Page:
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Tuesday, August 26, 2014

Annual Pow Wow pics!

The only unfortunate part about going to Vietnam was that I missed the pow wow that I attend every year.  I go for 3 days in a row each June, so I was kinda mad that I couldn't go this year, but let's be real here... I was in amazing Vietnam!  But still I was sad that I missed one of my very favorite festivities of the year.  

Anyone watching that tv show, Who Do You Think You Are?  We've been loving that show here at the Crazy house.  My favorite episodes are the ones where they learn more about their grandparents or great grandparents, the generations that aren't that far back.  Cause let's face it, if you go back far enough, you're likely to hit on something amazing eventually.  

If I go back far enough, back to my great great grandmother, I have Native American blood coursing in me.  I knew my great grandmother, who was half Choctaw Indian, and she died when i was 13 years old.  I wish I had known her longer and known more about this part of her life.  Maybe that's why I feel drawn to the pow wows.  Don't get me wrong, I feel totally out of place at a pow wow, like a tourist with a camera.  But I still love attending. 

Later in the summer, I was briefly visiting my parents.  My papa, who always seems to know the best little things that ever go on, took me to this tiny little pow wow in my home town.  This one was very unlike the pow wow that I attend each summer by our Little Cabin in the Woods.  It was tiny!  And unlike the other annual pow wow I attend that has tribes represented from all over the nation, there was only one people represented here, the Paipai people. 

It was hot.  
It was dusty.  
I was sweaty.  
The sun was high in the sky, the worst time of day to take photos.  
The Paipai people stretch down into northern Mexico, and there were several participants at this pow wow that spoke no English, only Spanish and Paipai.  Their costumes weren't as ornate, yet more colorful.  The drums and instruments were quieter.  Many of the women wore their hair straight down or in a single braid down the back, unlike the ornate french braiding that I was used to seeing.  Many had these amazing beaded capes over their dresses.  There was no fry bread or snow cones but at one point, they stopped the whole thing and served a spaghetti dinner, made with bison meat, for everyone that was there... for free.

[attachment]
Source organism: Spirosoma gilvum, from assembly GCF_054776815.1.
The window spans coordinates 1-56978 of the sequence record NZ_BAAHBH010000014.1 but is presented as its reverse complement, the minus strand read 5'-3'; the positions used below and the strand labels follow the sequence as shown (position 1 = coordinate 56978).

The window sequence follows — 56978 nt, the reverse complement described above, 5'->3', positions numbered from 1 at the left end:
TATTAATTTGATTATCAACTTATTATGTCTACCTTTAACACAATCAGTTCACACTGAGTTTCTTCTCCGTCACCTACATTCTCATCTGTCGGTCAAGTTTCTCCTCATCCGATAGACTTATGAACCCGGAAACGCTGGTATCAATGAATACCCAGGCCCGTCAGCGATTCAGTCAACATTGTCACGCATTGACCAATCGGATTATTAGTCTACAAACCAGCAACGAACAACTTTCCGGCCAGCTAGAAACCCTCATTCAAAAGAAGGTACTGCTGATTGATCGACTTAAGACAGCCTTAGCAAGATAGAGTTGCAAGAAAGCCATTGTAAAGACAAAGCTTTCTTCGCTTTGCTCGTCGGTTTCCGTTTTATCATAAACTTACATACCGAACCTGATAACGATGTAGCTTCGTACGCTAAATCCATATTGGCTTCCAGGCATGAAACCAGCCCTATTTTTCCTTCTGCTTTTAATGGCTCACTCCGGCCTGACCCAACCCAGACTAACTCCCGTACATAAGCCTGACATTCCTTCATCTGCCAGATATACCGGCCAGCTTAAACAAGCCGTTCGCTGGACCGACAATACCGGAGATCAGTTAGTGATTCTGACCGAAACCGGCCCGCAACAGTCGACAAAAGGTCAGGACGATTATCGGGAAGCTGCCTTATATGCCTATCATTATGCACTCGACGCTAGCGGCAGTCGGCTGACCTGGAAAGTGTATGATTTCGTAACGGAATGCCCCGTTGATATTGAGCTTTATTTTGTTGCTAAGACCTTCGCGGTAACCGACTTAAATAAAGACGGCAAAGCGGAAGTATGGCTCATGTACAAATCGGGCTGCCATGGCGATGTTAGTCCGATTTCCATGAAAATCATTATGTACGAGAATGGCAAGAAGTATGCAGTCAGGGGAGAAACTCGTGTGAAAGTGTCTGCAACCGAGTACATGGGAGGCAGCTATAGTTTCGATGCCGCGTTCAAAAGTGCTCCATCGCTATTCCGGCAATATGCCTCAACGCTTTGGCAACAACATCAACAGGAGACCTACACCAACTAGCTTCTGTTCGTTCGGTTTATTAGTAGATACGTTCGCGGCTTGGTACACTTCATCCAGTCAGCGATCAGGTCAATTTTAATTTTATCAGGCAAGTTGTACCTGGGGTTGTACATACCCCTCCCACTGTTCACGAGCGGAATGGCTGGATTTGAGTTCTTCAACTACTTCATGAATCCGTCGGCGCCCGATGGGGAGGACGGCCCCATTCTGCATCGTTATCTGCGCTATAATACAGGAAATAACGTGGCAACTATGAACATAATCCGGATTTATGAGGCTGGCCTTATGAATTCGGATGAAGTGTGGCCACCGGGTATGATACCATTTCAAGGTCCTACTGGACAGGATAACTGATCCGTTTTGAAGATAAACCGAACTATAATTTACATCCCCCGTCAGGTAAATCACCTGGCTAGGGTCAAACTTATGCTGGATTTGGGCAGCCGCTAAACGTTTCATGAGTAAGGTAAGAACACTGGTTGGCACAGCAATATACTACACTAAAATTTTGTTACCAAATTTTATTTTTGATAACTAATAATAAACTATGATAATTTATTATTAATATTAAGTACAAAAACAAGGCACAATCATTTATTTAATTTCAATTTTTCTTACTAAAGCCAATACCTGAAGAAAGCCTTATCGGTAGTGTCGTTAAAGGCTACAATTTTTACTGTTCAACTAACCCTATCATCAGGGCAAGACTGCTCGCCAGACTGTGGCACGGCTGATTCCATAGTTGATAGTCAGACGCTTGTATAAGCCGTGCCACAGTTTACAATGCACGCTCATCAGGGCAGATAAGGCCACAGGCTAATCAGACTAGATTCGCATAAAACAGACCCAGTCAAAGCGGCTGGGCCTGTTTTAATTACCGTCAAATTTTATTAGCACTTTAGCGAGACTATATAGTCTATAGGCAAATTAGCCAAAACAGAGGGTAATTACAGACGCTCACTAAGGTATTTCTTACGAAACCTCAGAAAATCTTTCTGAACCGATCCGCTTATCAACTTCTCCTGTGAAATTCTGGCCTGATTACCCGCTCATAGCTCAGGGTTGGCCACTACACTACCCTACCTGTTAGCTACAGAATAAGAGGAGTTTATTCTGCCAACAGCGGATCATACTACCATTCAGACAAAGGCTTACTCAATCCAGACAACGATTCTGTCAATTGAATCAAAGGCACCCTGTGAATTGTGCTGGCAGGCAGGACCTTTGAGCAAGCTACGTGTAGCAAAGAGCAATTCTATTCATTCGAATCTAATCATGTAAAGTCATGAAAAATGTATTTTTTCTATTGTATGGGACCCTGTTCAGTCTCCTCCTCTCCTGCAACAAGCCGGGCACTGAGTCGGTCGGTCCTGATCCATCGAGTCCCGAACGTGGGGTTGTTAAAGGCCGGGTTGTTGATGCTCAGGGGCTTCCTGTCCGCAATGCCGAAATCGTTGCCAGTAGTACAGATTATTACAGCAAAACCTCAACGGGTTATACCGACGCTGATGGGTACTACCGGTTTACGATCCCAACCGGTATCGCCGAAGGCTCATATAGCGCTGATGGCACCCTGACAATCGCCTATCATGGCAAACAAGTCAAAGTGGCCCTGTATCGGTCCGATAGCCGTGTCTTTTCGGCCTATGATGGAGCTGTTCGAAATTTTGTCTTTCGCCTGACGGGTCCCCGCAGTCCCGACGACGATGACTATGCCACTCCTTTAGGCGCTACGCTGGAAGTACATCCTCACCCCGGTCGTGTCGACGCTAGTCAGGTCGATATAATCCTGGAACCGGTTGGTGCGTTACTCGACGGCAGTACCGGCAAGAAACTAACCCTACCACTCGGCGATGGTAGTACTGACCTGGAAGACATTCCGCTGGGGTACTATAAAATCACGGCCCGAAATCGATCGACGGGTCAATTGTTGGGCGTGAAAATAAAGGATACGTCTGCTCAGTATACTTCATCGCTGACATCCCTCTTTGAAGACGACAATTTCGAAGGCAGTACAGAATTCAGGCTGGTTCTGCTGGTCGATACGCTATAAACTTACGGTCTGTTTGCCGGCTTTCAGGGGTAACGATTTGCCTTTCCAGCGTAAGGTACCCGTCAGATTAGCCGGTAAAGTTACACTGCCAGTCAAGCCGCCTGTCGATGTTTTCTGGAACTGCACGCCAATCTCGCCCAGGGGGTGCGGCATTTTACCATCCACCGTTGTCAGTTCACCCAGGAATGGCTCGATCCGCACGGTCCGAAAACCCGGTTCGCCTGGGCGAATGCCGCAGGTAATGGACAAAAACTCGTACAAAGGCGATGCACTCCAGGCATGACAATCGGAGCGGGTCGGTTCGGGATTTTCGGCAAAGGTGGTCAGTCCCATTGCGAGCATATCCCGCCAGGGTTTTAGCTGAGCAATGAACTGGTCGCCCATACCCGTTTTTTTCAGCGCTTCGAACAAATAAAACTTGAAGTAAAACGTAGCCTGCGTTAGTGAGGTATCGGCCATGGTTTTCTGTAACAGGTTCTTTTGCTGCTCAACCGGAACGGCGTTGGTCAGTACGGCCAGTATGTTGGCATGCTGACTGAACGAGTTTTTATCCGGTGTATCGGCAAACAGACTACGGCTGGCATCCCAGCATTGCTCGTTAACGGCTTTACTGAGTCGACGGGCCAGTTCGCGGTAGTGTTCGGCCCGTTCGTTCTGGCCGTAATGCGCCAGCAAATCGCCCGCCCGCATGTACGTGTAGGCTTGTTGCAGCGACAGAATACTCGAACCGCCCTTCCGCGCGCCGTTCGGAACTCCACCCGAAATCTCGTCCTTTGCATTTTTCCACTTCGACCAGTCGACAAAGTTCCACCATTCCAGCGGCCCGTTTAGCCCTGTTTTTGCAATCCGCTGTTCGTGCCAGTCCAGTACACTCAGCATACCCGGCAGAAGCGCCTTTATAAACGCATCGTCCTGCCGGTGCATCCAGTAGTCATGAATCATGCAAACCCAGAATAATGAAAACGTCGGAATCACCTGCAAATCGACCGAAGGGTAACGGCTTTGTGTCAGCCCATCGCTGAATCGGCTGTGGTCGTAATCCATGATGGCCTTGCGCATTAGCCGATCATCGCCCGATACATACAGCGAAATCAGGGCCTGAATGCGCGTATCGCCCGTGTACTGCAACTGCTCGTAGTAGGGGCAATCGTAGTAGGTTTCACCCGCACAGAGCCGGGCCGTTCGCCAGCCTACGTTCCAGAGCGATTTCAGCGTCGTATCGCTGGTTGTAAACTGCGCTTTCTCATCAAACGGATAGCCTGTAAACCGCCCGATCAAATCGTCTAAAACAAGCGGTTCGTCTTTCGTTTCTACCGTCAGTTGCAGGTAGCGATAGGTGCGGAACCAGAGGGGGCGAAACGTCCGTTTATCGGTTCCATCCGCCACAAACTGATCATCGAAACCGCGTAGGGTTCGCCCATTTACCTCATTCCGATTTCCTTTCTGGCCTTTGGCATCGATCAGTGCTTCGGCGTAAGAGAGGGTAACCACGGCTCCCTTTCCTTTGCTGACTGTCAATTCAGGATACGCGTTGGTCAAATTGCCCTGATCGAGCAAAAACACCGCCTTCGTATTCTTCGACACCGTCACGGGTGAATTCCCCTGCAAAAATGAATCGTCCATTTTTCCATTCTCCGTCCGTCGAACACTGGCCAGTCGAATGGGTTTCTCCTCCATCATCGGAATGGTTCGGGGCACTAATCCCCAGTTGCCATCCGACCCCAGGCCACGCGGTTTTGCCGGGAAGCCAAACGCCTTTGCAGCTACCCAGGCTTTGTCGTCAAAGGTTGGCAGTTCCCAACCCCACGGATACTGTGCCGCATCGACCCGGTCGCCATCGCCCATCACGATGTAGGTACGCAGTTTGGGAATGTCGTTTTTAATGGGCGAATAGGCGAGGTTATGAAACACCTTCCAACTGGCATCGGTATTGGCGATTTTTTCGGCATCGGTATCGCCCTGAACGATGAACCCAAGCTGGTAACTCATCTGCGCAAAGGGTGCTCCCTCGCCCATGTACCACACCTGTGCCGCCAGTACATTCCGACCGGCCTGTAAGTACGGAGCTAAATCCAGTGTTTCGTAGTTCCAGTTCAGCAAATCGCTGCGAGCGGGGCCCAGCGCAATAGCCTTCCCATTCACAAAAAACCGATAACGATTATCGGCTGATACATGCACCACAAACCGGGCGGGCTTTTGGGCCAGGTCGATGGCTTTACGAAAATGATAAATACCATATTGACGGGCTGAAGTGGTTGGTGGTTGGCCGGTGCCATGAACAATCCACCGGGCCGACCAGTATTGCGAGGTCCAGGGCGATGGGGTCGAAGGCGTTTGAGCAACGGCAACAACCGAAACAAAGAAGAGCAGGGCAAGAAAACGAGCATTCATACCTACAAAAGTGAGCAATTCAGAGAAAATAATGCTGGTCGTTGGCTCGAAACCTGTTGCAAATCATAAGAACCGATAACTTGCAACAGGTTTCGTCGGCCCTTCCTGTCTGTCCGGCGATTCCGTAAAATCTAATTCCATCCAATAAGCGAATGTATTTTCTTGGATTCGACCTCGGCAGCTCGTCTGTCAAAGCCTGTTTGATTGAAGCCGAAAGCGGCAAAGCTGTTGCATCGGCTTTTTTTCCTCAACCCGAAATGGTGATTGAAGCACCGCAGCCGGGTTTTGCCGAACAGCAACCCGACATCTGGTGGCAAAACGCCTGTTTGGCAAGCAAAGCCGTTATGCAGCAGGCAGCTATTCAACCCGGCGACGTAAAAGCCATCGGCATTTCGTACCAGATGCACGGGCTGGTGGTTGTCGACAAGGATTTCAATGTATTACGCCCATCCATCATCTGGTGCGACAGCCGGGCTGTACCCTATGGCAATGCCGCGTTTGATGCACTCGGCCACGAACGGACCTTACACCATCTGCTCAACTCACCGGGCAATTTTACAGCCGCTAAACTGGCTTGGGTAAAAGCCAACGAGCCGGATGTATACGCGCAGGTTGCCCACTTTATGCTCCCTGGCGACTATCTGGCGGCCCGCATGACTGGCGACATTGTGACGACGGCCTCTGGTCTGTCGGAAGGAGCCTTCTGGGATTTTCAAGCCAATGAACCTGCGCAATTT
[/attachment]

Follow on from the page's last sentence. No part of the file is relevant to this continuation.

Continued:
I'll let the photos speak for themselves. 
I wasn't there long, but as always, pow wows touch my soul.  And this one, although it was a totally different flavor, was no different.

And I couldn't leave you without any pow wow pictures this year!

PS-Don't let the swastika alarm you.  "The broken cross" is a symbol of the sun, the four directions, and the four seasons and can even be good luck!  These amazing people were wearing it long before Hitler. 


  1. I love your pow wow photos... my favorite that you do!!! We are in Durango... so not very far (culturally). :-D

  2. Your Pow Wow photos are WOW! WOW! Photos!!! I hold these photos dear to my heart. These are some of my favorites from you. My father was a Tunaci Indian and passed away when I was very young. I only wish that I could have experienced meeting many other relatives and learning more about the tribe in which he was apart of. Our dad made sure that our birth certificates reflected "Indian" but what he used to register us is nowhere to be found. Apparently he had something legal to have that changed after he noticed the "race" wrong on the birth certificate. I could go on and on about this, but your post conjures up some bittersweet memories. I look forward to this annually...thank you so much for your beautiful gift of photography.


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